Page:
Tour de France Preview – Les Équipes du Tour – Part Trois

Here’s Part Trois in our team-by-team preview of this year’s Tour de France. Tomorrow will be the last 5, including some we missed earlied due to rosters not being finalized.

You can read Part Une here, and Part Deux here.

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Here’s Part Trois:

Lampre comes to the Tour with aspirations similar to Katusha—minus the preceding drama (See Part Deux). For Alessandro Ballan, the goal is a stage win in the rainbow jersey, thus propelling him into the second half of the season with the hope of more wins to come. Simon Spilak is another rider to watch for in a breakaway; he’s talented and aggressive. In the sprints, Lampre will be backing Angelo Furlan, but he’s a step below the A-List field sprinters. Look for him later in the race if he can survive past the mountains.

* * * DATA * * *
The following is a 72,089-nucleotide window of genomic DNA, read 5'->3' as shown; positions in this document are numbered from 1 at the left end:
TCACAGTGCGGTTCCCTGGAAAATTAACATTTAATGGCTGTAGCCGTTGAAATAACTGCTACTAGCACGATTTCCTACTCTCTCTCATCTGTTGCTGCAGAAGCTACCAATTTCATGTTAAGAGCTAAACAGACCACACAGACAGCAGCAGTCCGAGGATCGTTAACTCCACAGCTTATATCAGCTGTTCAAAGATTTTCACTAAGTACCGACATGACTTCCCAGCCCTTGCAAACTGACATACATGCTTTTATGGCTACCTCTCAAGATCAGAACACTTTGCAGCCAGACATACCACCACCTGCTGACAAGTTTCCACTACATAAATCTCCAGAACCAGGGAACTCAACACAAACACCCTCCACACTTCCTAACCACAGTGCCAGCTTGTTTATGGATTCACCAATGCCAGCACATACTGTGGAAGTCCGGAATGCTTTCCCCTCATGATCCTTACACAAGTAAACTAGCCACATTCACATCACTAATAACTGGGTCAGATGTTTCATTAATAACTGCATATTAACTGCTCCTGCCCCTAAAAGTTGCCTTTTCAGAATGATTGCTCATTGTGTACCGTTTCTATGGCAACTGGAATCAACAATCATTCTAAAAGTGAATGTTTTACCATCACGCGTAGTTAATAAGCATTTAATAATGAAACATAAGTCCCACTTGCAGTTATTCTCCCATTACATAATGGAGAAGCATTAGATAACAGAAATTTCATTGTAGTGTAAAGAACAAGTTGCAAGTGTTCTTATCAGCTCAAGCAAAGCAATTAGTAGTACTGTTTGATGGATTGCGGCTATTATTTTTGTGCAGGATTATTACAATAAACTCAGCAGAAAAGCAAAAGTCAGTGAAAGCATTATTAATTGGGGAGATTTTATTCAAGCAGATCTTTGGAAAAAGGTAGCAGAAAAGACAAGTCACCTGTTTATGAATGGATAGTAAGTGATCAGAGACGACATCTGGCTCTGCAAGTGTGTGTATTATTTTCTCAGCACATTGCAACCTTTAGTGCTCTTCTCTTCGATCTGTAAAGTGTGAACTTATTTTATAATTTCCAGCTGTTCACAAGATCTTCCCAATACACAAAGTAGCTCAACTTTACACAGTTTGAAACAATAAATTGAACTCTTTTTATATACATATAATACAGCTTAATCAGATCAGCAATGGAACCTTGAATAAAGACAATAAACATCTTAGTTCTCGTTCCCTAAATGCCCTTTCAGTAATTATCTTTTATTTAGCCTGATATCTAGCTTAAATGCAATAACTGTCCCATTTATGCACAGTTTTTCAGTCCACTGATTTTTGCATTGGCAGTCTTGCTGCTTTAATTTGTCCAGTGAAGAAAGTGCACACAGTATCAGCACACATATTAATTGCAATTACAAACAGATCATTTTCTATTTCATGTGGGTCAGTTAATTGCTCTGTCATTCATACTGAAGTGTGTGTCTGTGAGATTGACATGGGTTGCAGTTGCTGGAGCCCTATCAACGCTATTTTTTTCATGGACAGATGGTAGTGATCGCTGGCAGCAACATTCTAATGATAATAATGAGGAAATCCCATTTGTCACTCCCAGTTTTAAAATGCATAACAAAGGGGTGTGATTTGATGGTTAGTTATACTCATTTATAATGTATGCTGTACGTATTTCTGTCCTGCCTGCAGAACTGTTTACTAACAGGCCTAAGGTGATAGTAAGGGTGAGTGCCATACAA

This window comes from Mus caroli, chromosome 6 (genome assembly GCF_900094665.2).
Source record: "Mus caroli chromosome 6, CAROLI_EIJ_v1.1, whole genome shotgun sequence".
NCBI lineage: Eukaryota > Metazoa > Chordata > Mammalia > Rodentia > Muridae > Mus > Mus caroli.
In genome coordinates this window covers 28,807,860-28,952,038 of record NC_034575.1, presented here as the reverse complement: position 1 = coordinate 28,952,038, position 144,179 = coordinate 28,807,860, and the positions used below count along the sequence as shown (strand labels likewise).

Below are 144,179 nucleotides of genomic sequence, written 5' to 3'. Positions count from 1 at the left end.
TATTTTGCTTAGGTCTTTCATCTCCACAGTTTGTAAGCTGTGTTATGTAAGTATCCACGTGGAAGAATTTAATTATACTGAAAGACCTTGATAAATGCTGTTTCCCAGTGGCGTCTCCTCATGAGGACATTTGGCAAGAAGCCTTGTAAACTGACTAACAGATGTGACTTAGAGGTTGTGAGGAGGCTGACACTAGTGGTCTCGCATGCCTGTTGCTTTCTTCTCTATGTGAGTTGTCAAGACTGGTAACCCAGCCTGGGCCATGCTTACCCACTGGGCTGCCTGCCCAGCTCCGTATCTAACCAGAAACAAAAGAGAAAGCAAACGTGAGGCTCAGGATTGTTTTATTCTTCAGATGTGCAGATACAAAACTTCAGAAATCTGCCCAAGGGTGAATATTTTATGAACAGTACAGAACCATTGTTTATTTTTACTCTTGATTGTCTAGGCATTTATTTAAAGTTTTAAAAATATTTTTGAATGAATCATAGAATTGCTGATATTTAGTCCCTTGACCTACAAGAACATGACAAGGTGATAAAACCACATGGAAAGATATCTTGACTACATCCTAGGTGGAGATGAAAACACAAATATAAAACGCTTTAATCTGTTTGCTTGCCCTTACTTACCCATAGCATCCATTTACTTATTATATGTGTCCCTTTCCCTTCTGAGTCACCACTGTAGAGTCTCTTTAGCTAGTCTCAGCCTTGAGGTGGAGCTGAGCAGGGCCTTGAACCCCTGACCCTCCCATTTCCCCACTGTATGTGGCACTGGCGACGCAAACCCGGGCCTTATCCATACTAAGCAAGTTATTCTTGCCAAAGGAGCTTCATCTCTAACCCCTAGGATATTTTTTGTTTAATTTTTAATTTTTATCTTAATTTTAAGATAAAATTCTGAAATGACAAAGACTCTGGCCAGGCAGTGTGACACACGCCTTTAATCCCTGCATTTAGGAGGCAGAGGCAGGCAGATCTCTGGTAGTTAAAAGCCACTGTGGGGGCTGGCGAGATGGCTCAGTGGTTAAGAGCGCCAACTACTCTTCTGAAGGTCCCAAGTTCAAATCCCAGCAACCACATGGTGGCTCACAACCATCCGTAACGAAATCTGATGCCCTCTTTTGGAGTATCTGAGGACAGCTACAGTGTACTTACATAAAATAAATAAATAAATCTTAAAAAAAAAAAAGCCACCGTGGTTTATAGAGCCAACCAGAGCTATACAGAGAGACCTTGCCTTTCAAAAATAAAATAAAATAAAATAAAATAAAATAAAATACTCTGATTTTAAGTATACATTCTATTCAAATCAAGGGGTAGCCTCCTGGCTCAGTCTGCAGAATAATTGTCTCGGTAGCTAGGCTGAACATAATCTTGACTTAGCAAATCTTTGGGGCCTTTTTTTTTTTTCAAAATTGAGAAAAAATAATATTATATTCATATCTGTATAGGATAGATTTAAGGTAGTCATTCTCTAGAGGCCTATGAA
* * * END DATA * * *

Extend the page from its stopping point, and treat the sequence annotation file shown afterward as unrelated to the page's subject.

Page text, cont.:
Marzio Bruseghin comes to the Tour following his Top-10 ride in the Giro ready to test himself in July. A time trialist who can also pull good results in the mountains, Bruseghin has to be counted as at least a dark horse for the Top-10. He doesn’t have much of a team to back him when things get tough, but if he can follow the right moves and play-off the other, deeper squads he could find himself well-placed come Paris.

Don’t let Liquigas fool you. They say they’re coming to the Tour with modest aspirations, but they’re certainly capable of turning the race on it’s ear. Co-Leaders Roman Kreuzinger and Vincenzo Nibali are still considered by mangement to be a year away from a serious assault on the Maillot Jaune, but that could be a smoke screen to protect the youngsters—23 and 24 respectively—from the intense pressure favored status brings. Both can climb and time trial. Kreuzinger won the Tour de Suisse last year before finishing the Tour in 12th place; Nibali finished 7th in this year’s Dauphiné following his 20th place in Paris in 2008. Both riders will be motivated to take the next step to greatness, and—assuming they can avoid an inter-squad feud—can easily finish within the Tour’s Top-10.